The movie I chose to discuss from a sociological perspective is ‘V for Vendetta’, which is directed by James McTeigue. The film was originally taken from the graphic novel written by Alan Moore and David Lloyd. The setting is familiar to many of the fictitious novels written in the future about a dystopian era, in which people are ruled by fear spread through government-driven propaganda and human atrocities. Many would probably say in a way today we see such tools/mechanisms in our present time used to warp ideas and theories. We constantly hear the terms of being brainwashed or even more recently the term of being ‘woke’ with my generation in particular.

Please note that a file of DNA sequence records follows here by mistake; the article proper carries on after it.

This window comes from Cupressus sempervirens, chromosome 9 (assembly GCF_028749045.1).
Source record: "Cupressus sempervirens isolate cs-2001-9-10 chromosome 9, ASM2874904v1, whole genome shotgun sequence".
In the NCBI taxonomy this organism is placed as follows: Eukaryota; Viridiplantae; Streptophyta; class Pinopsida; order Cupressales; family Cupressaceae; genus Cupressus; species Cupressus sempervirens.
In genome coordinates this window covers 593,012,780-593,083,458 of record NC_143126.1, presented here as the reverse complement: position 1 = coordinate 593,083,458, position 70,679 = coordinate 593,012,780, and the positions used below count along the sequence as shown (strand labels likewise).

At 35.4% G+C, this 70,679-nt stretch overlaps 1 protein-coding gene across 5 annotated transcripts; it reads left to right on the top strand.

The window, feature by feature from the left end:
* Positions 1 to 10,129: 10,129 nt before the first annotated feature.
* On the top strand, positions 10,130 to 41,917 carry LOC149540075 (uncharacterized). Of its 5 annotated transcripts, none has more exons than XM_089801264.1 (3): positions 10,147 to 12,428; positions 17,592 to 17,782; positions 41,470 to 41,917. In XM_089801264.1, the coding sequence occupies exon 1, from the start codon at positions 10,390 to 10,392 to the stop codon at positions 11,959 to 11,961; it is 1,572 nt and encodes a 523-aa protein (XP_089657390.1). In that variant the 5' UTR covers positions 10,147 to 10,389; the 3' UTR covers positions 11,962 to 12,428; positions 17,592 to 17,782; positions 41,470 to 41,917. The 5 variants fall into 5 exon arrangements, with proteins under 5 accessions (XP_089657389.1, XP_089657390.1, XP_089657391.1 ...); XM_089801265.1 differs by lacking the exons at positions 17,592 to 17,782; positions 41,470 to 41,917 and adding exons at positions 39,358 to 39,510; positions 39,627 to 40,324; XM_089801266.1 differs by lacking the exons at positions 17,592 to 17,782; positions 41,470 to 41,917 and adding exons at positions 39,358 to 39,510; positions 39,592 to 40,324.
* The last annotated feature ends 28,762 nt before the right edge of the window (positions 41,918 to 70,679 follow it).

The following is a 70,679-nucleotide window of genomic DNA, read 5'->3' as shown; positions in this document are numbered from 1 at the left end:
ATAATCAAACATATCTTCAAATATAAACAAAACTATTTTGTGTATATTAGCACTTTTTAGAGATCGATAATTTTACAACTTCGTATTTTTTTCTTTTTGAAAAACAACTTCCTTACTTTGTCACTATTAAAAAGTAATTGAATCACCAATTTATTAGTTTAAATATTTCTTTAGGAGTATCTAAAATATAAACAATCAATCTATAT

We see this as the movie begins with a talking media head Lewis Prothero, who in this era is basically what I would consider something on an equal footing of what the Bill O’Reilly show illustrates. From his opening dialogue, it seems America has fallen into chaos and England is the Crown Jewel of the world so to speak. He brags about America’s current dilemma being deserved and how they are crawling back to England begging for help. While they are showing this, we cut back to see a young woman named ‘Evey’ played by Natalie Portman watching the program while getting dressed to attend a function. As she becomes a bit offended and repulsed by the talk show’s rhetoric, she turns the program off before finally being ready to head out to a function. As she leaves taking a shortcut of sorts, she runs into a group of shady inspectors that try to rape her and screaming for help, our hero ‘V’ hears her pleas for help before engaging in combat subduing them all. As she looks upon our savior wearing a Guy Fawkes mask and cape while having an arsenal of daggers, she is a bit unsure of him when he introduces himself to her using the 80% of his vocabulary with the letter V. He comes off as a very educated man to her while she thinks he’s a bit strange initially, she begins to understand his point of view on many matters as the story unfolds. While many of his acts can easily be touted as terroristic as the story unfolds like the blowing up the Old Parliament building, the way the movie is scripted gives you more of a positive connection to V’s point of view. Not long after doing this, he takes over the emergency channel at a news station to give his true meaning of what a united England would be and wants the citizen to stand with him against the tyranny of their current government.